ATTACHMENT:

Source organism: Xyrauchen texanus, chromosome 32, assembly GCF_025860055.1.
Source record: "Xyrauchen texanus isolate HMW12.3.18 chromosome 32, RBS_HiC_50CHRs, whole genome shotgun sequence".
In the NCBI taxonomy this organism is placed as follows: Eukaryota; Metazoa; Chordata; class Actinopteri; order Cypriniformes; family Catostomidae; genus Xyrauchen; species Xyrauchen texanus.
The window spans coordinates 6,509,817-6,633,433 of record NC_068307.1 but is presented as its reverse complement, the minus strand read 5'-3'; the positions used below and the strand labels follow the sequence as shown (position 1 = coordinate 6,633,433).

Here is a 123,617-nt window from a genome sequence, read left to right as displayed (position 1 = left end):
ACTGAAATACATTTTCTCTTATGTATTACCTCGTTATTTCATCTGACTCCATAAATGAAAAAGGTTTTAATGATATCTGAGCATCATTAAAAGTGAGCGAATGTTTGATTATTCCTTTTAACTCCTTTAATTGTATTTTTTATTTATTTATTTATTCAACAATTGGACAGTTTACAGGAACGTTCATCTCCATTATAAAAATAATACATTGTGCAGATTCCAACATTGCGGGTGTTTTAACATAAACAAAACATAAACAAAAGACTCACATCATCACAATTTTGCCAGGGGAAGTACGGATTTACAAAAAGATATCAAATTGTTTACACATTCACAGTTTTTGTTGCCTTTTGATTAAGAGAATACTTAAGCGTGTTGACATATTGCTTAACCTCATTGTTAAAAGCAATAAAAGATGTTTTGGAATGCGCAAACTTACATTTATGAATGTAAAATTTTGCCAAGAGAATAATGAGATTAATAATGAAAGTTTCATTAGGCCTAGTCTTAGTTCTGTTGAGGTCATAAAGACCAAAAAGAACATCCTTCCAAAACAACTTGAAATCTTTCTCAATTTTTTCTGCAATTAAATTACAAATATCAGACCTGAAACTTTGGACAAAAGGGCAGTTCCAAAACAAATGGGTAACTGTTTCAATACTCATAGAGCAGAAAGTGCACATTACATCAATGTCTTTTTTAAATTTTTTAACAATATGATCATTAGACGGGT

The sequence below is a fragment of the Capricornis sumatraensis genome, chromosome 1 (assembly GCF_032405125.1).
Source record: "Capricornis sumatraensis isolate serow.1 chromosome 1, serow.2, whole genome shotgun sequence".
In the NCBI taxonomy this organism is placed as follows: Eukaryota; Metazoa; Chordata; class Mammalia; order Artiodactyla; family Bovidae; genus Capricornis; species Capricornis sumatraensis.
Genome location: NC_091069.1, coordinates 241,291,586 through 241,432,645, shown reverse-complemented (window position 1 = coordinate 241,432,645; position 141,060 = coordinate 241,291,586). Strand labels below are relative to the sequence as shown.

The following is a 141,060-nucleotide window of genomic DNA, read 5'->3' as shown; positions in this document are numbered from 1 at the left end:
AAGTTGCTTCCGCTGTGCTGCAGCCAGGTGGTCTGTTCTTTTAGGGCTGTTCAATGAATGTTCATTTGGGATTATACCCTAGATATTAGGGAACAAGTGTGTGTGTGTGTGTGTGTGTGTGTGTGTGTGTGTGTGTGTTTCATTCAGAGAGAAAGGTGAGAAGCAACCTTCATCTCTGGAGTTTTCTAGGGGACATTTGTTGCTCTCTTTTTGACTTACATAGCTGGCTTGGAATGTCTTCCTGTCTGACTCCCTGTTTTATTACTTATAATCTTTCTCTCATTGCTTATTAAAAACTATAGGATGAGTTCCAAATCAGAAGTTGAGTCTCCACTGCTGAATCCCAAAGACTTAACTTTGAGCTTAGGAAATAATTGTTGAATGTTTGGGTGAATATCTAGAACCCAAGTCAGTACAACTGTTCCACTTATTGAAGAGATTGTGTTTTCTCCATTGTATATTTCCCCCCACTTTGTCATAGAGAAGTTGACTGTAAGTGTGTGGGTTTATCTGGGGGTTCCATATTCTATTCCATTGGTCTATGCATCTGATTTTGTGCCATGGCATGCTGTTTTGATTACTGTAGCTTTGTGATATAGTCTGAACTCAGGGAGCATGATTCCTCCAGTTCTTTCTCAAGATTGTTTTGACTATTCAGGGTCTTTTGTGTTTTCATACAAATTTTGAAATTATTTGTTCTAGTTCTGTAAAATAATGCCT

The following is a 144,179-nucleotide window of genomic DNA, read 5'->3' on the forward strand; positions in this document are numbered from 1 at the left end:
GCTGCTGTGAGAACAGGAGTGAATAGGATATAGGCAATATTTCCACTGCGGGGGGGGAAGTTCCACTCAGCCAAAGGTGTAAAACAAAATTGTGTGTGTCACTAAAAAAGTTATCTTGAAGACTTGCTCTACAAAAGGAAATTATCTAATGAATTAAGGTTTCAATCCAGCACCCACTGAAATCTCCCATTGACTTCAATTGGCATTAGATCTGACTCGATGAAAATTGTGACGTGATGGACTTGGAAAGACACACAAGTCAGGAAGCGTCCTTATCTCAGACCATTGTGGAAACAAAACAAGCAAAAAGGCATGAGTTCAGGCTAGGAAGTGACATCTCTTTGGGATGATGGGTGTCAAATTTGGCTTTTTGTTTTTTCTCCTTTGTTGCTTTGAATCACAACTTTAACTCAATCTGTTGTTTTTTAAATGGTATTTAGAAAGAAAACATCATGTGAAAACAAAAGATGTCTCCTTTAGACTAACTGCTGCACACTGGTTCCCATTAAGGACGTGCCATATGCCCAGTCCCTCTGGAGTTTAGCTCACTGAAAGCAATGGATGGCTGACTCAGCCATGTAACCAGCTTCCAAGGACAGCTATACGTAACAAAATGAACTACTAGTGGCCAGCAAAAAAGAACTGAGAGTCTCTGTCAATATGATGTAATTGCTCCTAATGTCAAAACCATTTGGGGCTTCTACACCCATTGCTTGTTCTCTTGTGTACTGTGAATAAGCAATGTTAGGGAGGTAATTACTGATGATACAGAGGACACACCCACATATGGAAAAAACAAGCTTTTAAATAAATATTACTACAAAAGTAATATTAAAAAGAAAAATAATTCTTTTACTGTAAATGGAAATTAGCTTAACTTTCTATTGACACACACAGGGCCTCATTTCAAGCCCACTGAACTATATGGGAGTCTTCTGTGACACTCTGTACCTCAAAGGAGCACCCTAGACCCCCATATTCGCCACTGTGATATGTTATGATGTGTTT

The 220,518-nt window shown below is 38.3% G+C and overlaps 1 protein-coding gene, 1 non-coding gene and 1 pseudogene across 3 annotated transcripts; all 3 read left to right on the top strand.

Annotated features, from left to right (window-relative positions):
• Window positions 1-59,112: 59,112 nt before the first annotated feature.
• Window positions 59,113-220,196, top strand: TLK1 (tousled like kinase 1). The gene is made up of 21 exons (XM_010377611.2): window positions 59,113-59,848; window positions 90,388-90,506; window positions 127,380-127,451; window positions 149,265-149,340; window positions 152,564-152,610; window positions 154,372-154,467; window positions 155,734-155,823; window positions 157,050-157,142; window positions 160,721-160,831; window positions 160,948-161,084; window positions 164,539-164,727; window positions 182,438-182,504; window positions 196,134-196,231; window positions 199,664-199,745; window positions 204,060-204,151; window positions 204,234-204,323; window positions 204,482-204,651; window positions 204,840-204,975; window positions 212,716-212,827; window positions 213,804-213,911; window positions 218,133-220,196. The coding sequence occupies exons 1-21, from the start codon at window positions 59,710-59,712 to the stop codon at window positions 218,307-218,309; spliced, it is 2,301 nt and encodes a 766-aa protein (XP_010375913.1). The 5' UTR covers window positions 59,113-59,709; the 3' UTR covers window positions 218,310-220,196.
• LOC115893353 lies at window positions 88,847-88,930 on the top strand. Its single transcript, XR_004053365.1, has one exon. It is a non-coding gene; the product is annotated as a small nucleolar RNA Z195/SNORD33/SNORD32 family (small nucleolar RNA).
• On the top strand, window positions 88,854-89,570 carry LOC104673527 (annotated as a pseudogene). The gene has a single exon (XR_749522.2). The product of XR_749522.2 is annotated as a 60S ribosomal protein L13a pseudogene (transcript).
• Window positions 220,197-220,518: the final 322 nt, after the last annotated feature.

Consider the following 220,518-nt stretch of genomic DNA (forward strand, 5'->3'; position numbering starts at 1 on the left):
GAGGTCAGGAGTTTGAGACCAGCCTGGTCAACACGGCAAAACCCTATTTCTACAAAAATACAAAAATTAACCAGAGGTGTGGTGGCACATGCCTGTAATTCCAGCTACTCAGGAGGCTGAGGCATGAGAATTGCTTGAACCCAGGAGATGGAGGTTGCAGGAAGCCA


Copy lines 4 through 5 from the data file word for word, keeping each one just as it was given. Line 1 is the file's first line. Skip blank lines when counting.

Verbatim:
The window spans coordinates 6,509,817-6,633,433 of record NC_068307.1 but is presented as its reverse complement, the minus strand read 5'-3'; the positions used below and the strand labels follow the sequence as shown (position 1 = coordinate 6,633,433).

Here is a 123,617-nt window from a genome sequence, read left to right as displayed (position 1 = left end):